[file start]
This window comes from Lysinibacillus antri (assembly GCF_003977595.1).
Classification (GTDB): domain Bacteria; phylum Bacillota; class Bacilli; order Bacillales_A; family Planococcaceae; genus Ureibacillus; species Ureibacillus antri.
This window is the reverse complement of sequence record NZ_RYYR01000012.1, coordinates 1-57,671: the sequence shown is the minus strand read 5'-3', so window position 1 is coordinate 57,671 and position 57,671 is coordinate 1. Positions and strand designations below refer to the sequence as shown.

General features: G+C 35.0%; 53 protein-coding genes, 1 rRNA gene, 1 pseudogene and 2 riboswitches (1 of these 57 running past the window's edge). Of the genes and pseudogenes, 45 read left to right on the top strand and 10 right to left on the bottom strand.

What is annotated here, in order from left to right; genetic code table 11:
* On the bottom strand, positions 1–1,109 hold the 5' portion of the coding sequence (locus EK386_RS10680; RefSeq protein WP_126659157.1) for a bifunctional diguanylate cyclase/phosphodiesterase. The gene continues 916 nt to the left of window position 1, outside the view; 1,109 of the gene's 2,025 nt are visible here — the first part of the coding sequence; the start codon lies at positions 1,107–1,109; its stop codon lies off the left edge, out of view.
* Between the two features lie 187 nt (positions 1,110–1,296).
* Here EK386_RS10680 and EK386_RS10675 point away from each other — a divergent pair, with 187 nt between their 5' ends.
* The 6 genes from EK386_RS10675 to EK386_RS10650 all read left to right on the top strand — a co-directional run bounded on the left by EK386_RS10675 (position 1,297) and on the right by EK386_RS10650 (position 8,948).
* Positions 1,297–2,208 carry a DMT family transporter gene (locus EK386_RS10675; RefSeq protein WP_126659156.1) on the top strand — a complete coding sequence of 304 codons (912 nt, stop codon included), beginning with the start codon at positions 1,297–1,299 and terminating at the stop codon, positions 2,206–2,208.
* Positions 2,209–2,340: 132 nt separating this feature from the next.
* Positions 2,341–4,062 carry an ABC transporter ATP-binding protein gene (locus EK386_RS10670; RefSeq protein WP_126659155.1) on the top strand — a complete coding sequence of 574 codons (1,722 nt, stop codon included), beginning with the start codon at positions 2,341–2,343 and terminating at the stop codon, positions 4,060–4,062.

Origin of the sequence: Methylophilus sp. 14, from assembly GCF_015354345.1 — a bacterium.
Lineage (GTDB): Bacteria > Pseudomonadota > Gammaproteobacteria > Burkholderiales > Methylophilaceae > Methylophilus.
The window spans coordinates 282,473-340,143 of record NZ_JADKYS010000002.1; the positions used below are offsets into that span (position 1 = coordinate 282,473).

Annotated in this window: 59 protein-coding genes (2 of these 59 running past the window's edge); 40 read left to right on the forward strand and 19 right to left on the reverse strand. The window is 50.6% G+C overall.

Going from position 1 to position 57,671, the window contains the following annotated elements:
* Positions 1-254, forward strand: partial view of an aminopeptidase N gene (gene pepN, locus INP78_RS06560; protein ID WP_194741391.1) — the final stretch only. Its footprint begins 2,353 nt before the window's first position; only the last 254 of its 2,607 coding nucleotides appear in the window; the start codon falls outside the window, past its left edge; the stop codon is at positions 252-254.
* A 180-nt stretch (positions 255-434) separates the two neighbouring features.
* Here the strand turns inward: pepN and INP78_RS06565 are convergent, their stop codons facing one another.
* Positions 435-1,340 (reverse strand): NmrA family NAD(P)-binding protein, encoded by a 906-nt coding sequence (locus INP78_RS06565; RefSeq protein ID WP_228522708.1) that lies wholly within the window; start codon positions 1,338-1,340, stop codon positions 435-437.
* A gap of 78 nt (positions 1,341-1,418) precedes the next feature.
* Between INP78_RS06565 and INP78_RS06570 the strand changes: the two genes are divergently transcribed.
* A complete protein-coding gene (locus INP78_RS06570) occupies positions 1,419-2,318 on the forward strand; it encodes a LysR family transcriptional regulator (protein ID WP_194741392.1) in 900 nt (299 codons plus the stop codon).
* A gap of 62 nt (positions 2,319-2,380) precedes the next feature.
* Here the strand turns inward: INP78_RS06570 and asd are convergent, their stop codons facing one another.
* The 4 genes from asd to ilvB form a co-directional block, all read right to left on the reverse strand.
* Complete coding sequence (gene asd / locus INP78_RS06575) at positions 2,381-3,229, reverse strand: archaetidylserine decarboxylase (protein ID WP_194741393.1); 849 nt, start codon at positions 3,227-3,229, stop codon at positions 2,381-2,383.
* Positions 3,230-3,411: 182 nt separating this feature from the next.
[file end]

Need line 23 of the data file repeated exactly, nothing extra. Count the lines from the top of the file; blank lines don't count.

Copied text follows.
* Between INP78_RS06565 and INP78_RS06570 the strand changes: the two genes are divergently transcribed.